Bradley Malin, professor of biomedical informatics, biostatistics and computer science, is among 85 newly elected members of the National Academy of Medicine, the organization announced this week.
“Dr. Malin’s trans-institutional research addresses critical questions about the ethical and effective collection and use of data in organizational, political and health information architectures,” Susan R. Wente, provost and vice chancellor for academic affairs, said. “We are delighted that he has received this tremendous honor for his exceptional scholarship at the intersection of some of the most complex and urgent questions of our time related to data science and privacy.”
Formerly called the Institute of Medicine, the NAM was established in 1970 as the health arm of the National Academies. Both an honorific membership organization and an advisory organization, the NAM is a national resource for independent, scientifically informed analysis, providing recommendations on a broad range of health-related issues.
With more than 2,100 members, the NAM collaborates closely with its peer academies—the National Academy of Sciences and the National Academy of Engineering. Formed under a congressional charter, the academies operate outside the framework of the federal government.
“It is always gratifying to see the intellectual contributions from a member of our faculty recognized in this important way, “said Jeff Balser, president and CEO of Vanderbilt University Medical Center and dean of the School of Medicine. “Dr. Malin’s research in biomedical informatics, and in particular the distinctive insights his work has provided toward policies concerning privacy protections for human research subjects, has brought him to prominence in the United States and abroad. I want to offer our congratulations to Brad for this superb distinction.”
Malin joined Vanderbilt in 2006 as an assistant professor of biomedical informatics, becoming a full professor in 2017.
“It’s an amazing honor to be thought of this way by your peers, as represented by a broad community such as the National Academy of Medicine,” Malin said. “You don’t do the work to receive this type of an honor. You do it because it’s the right thing to do to ensure that the field moves forward and that the country has appropriate guidance in these matters. So when people recognize you for the work that you’ve done, it really just makes you feel as though you’re doing the right thing.”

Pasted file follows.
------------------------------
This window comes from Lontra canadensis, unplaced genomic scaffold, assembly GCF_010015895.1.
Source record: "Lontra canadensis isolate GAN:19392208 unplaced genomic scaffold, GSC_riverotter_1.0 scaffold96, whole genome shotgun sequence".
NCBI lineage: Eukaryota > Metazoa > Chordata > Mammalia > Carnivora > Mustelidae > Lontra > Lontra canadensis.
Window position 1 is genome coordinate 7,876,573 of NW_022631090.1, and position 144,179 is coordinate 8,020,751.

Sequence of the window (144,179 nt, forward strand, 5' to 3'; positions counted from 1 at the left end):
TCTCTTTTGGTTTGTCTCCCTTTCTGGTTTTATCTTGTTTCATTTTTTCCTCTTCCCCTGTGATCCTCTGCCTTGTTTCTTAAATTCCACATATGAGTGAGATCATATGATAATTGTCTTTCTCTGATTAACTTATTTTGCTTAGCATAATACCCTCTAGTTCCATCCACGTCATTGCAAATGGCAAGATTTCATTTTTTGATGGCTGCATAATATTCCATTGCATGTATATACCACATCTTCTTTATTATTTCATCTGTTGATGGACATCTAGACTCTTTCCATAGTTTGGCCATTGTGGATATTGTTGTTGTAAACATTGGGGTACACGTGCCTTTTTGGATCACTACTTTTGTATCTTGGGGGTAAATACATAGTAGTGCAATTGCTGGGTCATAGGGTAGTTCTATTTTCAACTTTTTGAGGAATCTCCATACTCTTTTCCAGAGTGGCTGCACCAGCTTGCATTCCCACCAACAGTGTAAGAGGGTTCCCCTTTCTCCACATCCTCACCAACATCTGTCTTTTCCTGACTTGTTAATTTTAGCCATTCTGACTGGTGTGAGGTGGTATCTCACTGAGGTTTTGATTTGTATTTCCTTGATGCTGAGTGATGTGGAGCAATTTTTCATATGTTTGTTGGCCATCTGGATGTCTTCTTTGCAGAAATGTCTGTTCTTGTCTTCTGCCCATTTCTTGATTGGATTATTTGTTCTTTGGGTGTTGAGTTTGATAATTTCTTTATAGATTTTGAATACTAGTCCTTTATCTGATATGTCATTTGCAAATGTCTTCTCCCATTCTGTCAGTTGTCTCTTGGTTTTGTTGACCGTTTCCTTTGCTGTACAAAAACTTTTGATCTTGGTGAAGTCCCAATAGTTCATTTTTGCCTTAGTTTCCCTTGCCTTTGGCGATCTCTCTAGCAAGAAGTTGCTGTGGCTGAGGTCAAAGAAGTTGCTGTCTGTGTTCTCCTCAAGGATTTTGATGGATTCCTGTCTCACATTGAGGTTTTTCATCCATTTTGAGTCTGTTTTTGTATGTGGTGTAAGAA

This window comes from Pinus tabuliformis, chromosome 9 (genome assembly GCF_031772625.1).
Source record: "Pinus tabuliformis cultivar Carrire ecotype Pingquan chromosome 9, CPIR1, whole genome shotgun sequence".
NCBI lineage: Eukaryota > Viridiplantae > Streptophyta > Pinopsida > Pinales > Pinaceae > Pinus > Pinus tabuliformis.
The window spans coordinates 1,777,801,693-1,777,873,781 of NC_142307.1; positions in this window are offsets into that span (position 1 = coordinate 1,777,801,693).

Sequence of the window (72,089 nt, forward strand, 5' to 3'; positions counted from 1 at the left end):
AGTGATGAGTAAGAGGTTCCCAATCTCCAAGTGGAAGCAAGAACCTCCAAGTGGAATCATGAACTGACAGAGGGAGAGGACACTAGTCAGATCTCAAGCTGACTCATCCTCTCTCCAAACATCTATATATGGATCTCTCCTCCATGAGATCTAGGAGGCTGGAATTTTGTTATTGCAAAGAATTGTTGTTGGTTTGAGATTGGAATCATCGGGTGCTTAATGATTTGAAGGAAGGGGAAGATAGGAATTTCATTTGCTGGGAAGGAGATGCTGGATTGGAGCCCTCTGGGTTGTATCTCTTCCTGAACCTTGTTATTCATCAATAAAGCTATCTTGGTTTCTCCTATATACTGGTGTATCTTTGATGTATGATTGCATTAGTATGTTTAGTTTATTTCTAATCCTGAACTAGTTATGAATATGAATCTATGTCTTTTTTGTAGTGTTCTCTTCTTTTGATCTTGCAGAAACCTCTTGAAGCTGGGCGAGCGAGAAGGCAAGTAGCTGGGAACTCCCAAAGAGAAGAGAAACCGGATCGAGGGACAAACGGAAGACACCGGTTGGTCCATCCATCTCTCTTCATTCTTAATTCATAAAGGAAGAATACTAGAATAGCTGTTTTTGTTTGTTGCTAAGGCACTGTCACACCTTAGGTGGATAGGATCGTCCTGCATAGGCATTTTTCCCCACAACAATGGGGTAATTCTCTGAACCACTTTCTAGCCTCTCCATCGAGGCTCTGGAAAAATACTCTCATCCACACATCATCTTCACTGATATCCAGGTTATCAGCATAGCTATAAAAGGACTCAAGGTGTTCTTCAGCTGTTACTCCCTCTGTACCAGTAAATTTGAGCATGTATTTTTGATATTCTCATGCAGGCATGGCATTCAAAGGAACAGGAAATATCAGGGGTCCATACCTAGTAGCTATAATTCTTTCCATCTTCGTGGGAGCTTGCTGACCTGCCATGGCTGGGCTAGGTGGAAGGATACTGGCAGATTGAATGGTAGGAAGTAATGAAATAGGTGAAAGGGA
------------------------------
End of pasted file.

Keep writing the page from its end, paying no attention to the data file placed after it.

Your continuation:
Malin earned a doctorate in computer science from Carnegie Mellon University. He also earned a bachelor’s degree in biological science and two master’s degrees—one in machine learning and the other in public policy and management—all from Carnegie Mellon.
Drawing on methodologies from computer science, biomedical science and public policy, Malin’s research is focused on building technologies to enable data analytics and patient data privacy. He has played a significant role in the development of BioVU, the nation’s largest single-site DNA bank linked to de-identified health records.
Malin is vice chair for research in the Department of Biomedical Informatics; director of BIDS, the Vanderbilt Big Biomedical Data Science Program; co-director of HEADS, the HEAlth Data Science Center; co-director of GetPreCise, the Center for Genetic Privacy and Identity in Community Settings; and director of the Health Information Privacy Laboratory (HIPLab). He serves on the executive committee of the Vanderbilt Data Science Institute.
Since 2007, Malin has led a data privacy consultation service for the Electronic Medical Records and Genomics Network, a National Institutes of Health consortium. He is also the co-chair of the Data Privacy and Security Working Group of the All of Us research program of the U.S. Precision Medicine Initiative.
Malin is a recipient of the Presidential Early Career Award for Scientists and Engineers, and an elected fellow of the American College of Medical Informatics.
Vanderbilt University currently has 33 members of its faculty (including those with emeritus status) who have been elected by their peers to the National Academies in recognition of excellence in their fields; 23 are members of the National Academy of Medicine.